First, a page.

President Jokowi says Jabodetabek’s perpetual gridlock costs state IDR65 trillion in losses per year

Jalan MH Thamrin, Central Jakarta. Photo: Coconuts Media
Jalan MH Thamrin, Central Jakarta. Photo: Coconuts Media

If the government could fix the macet (traffic jams) problem in Jabodetabek (an acronym for the Greater Jakarta region including Bogor, Depok, Tangerang and Bekasi), we would be a whole lot richer as a nation, according to President Joko Widodo.

During a meeting to discuss the issue at the Presidential Palace today, President Jokowi said the productivity losses resulting from traffic jams in the region amounts to a staggeringly huge amount.

“According to data I received from Bappenas (National Development Planning Agency), every year we lose IDR65 trillion (US$4.6 billion) in Jabodetabek because of traffic jams. IDR65 trillion,” Jokowi told reporters today, as quoted by Liputan 6.

Jokowi said that amount of money could have sped up existing infrastructure projects, such as the Mass Rapid Transit (MRT) and Light Rail Transit (LRT) railway systems in Jakarta that are expected to be operational this year.

“We can’t keep continuing like this. We have to dare to start. We must plan ahead so the IDR65 trillion actually becomes useful facilities instead of just becoming exhaust fumes that fill up the cities,” he said, adding that he wants commuters in those cities to ditch their vehicles and use the likes of the MRT and LRT once they are finished.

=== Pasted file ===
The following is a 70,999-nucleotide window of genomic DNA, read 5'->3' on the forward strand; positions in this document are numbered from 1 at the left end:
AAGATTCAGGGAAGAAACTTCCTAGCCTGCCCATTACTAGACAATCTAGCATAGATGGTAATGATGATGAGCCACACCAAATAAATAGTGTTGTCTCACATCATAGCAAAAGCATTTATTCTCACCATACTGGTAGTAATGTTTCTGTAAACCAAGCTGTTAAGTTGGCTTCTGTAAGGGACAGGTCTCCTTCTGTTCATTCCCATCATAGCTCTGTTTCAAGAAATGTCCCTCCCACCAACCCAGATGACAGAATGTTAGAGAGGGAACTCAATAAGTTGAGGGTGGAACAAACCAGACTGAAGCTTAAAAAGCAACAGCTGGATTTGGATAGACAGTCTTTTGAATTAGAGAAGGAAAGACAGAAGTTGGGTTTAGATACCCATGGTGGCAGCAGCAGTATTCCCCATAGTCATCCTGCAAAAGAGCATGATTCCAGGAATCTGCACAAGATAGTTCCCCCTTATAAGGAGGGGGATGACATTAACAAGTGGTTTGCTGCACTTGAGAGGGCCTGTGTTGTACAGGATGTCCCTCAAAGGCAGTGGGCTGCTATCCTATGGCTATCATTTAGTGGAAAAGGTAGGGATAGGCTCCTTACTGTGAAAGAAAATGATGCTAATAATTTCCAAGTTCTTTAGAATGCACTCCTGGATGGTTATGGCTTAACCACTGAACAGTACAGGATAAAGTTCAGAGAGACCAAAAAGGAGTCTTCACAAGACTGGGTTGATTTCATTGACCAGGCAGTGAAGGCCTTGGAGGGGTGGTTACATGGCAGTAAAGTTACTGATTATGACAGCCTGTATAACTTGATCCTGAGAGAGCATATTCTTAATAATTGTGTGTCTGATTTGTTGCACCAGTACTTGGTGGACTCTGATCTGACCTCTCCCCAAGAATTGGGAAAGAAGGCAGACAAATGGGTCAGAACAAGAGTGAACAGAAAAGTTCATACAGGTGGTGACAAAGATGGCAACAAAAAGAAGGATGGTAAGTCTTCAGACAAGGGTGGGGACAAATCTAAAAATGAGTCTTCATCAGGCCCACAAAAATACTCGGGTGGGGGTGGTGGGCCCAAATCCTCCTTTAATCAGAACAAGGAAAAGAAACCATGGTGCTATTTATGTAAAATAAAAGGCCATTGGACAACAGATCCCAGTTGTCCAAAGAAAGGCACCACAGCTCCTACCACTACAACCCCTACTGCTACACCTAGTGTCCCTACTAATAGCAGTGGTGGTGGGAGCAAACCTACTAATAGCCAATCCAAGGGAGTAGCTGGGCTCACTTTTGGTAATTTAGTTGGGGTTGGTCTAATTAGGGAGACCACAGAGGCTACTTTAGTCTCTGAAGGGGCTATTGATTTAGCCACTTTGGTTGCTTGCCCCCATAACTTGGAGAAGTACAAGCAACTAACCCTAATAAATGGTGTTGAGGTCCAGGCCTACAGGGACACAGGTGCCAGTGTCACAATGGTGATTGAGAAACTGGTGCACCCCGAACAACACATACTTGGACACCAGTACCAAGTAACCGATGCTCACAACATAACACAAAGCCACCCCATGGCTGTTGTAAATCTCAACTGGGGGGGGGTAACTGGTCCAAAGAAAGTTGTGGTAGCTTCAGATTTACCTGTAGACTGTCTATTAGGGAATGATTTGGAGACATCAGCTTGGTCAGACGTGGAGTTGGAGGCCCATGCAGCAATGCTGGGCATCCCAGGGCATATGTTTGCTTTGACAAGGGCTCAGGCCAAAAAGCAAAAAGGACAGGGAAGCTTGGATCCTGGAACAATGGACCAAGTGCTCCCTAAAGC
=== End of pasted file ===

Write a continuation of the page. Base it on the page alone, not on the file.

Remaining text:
Jokowi’s quantification of the macet losses is more or less in line with the figure National Development Planning Minister Bambang Brodjonegoro announced two years ago. True enough, between then and now, traffic in Jabodetabek doesn’t seem to have gotten any better.

Much hope is riding on the MRT and LRT to alleviate traffic jams in the region. The long-anticipated MRT is expected to be ready in March 2019., while the LRT system connecting Kelapa Gading to the Jakarta International Velodrome in Rawamangun, East Jakarta, is expected to be operational this month.

In addition, Jakarta has long contemplated an electronic road pricing (ERP) system on certain major roads, but, under the current administration at least, it appears the plan is in limbo.

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